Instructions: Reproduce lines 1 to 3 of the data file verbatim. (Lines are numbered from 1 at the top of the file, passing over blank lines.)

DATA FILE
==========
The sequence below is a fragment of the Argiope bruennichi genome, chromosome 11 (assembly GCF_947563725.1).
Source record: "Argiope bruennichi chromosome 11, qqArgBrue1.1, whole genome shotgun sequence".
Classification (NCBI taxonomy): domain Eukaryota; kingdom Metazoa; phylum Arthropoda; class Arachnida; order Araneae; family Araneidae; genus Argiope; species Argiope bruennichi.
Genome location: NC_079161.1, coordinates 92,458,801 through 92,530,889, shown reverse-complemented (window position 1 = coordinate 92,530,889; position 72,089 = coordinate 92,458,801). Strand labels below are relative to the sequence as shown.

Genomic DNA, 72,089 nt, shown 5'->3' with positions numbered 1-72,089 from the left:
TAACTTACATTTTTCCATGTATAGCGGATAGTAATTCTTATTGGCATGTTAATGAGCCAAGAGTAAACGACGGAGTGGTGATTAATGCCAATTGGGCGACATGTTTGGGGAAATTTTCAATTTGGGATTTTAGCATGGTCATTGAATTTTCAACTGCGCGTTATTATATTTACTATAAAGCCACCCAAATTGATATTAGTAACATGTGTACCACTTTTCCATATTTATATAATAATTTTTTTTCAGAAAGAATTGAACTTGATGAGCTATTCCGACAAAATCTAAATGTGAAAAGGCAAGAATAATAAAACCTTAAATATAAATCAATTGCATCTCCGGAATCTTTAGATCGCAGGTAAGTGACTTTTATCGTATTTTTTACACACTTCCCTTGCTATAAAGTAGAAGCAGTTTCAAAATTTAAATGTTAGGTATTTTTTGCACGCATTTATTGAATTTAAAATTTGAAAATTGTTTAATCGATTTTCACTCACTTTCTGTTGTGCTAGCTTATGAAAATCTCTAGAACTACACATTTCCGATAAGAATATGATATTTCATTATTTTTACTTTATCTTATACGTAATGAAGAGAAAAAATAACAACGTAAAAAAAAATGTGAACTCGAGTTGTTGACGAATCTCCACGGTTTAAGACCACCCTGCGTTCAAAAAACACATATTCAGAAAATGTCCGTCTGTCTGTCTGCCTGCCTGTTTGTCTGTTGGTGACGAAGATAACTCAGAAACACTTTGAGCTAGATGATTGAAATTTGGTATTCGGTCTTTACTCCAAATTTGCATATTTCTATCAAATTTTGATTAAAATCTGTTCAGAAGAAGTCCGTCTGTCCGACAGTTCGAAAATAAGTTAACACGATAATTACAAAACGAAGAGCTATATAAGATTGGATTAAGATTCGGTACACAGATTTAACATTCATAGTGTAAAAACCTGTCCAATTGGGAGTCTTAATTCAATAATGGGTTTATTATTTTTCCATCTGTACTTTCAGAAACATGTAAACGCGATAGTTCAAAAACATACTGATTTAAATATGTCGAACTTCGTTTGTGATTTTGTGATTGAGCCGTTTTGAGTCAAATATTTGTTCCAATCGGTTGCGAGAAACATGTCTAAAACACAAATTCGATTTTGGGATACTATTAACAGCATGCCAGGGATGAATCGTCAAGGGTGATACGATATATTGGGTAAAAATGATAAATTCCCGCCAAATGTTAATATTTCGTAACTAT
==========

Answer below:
The sequence below is a fragment of the Argiope bruennichi genome, chromosome 11 (assembly GCF_947563725.1).
Source record: "Argiope bruennichi chromosome 11, qqArgBrue1.1, whole genome shotgun sequence".
Classification (NCBI taxonomy): domain Eukaryota; kingdom Metazoa; phylum Arthropoda; class Arachnida; order Araneae; family Araneidae; genus Argiope; species Argiope bruennichi.